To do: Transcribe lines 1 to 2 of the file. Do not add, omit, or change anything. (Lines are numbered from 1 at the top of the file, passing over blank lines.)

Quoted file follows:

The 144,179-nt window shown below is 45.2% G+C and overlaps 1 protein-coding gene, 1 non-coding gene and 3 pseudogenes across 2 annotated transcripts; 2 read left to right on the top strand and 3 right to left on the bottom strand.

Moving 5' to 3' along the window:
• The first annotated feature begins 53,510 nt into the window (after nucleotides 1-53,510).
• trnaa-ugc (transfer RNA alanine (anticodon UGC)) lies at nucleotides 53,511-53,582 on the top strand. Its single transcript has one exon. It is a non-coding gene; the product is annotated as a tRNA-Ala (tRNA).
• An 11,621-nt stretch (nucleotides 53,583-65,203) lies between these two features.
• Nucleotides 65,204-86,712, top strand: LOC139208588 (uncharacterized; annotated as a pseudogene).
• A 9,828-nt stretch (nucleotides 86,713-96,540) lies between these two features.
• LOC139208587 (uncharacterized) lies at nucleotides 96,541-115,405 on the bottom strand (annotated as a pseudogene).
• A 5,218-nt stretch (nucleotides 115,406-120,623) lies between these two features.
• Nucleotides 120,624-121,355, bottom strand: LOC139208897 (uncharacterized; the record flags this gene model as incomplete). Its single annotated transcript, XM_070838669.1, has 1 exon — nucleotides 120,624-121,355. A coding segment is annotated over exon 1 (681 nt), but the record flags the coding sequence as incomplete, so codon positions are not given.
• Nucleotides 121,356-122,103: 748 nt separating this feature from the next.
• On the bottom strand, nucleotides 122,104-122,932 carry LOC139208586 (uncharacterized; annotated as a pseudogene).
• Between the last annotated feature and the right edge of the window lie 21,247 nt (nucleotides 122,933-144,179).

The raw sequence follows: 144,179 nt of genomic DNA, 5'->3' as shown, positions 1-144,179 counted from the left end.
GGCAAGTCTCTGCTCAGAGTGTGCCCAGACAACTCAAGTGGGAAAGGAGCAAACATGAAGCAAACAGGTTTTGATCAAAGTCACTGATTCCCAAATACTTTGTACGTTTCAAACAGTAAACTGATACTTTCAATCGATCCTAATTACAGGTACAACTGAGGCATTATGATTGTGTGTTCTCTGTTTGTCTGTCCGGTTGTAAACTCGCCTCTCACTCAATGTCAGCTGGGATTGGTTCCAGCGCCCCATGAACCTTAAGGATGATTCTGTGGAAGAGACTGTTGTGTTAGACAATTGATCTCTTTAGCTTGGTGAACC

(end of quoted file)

The 144,179-nt window shown below is 45.2% G+C and overlaps 1 protein-coding gene, 1 non-coding gene and 3 pseudogenes across 2 annotated transcripts; 2 read left to right on the top strand and 3 right to left on the bottom strand.

Moving 5' to 3' along the window: